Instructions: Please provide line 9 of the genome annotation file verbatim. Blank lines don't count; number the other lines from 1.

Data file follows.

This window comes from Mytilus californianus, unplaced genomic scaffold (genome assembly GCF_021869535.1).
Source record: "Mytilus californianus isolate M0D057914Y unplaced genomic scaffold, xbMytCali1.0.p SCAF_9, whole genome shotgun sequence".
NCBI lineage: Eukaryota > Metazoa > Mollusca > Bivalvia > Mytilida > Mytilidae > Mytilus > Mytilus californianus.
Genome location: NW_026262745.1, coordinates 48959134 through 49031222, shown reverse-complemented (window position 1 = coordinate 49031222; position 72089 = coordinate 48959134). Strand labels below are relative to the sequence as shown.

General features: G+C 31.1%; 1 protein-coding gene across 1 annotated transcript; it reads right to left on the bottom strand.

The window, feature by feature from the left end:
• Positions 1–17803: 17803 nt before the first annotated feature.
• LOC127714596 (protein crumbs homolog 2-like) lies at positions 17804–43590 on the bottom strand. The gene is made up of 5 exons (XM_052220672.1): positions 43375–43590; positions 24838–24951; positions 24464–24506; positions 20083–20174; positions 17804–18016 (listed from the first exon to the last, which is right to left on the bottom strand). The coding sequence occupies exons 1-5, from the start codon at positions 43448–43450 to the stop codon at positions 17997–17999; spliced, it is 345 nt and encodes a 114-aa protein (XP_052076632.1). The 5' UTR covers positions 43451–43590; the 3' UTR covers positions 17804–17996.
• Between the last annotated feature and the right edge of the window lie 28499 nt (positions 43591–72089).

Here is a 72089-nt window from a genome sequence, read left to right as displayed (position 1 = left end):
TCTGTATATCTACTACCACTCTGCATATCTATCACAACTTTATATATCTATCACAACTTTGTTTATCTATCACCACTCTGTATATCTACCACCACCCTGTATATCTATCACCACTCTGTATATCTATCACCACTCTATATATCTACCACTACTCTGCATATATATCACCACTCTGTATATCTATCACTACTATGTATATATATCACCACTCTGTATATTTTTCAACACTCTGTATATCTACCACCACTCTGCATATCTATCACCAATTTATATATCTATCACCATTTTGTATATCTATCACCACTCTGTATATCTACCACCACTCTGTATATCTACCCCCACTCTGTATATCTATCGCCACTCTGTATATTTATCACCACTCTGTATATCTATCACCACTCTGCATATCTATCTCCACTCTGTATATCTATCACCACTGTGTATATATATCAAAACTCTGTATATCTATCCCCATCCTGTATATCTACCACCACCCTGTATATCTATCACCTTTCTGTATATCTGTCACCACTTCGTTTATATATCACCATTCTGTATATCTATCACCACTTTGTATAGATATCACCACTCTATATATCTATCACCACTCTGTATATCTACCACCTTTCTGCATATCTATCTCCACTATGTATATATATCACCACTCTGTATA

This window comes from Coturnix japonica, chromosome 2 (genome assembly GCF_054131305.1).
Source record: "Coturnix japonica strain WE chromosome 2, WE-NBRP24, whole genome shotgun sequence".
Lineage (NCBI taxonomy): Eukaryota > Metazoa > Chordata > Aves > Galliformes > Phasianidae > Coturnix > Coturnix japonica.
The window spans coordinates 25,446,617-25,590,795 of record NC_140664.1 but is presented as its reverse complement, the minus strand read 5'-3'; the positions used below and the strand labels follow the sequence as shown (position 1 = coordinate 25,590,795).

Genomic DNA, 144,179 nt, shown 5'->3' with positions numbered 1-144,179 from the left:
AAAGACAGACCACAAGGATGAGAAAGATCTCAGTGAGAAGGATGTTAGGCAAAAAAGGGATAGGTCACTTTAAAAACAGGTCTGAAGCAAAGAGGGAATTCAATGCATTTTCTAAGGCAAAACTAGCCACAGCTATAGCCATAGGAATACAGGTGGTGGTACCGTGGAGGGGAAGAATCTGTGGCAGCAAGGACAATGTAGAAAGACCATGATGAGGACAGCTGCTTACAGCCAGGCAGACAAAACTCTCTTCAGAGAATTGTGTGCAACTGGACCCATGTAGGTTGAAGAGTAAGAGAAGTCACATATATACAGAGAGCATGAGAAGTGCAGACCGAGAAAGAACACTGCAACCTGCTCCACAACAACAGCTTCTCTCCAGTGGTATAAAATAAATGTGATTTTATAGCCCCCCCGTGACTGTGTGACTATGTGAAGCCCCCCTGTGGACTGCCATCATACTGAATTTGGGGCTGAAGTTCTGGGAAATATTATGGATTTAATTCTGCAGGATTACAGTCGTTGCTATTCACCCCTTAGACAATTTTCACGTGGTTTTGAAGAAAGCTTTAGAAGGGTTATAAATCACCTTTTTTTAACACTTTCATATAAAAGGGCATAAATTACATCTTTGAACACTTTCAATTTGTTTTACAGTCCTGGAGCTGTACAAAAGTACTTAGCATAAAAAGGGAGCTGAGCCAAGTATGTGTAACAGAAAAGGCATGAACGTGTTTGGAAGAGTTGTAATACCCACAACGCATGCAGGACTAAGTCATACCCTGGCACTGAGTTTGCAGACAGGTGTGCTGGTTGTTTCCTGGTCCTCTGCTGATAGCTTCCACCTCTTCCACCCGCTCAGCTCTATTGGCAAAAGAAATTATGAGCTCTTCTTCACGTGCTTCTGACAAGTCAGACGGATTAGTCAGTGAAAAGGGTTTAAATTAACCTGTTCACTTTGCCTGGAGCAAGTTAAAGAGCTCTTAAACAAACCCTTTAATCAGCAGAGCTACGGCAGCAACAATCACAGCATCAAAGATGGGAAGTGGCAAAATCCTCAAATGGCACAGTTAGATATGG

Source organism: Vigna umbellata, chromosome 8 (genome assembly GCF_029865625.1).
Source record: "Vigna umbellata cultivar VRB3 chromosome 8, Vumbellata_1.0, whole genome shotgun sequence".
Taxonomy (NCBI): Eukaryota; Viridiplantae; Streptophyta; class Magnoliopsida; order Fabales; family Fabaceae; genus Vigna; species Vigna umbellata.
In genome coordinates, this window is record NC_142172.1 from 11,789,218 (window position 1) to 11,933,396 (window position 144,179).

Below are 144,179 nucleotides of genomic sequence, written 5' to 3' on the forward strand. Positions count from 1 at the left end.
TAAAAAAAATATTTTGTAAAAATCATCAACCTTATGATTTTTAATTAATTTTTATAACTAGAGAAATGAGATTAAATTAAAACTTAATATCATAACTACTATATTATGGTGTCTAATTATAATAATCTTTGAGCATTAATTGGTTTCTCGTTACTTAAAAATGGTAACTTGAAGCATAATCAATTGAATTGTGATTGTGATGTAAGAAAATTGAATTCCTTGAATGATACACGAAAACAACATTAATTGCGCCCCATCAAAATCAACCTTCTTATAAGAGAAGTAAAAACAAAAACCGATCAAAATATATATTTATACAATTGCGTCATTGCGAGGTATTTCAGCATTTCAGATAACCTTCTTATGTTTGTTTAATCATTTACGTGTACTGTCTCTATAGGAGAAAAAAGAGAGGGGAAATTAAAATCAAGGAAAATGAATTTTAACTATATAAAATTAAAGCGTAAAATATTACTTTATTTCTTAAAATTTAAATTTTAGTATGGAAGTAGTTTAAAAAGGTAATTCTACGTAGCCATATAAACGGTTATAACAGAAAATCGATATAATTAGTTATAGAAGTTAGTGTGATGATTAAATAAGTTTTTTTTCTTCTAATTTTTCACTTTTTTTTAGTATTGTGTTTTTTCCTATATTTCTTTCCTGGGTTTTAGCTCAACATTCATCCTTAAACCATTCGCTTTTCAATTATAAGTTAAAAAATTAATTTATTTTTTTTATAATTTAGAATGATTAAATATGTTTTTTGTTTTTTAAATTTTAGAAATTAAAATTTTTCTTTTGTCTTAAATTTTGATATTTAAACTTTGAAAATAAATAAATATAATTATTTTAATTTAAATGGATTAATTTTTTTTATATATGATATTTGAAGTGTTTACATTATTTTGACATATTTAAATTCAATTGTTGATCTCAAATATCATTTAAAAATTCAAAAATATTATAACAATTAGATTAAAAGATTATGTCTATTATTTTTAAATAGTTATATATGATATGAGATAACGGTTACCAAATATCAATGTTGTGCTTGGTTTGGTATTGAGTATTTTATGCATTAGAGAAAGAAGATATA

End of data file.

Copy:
• Between the last annotated feature and the right edge of the window lie 28499 nt (positions 43591–72089).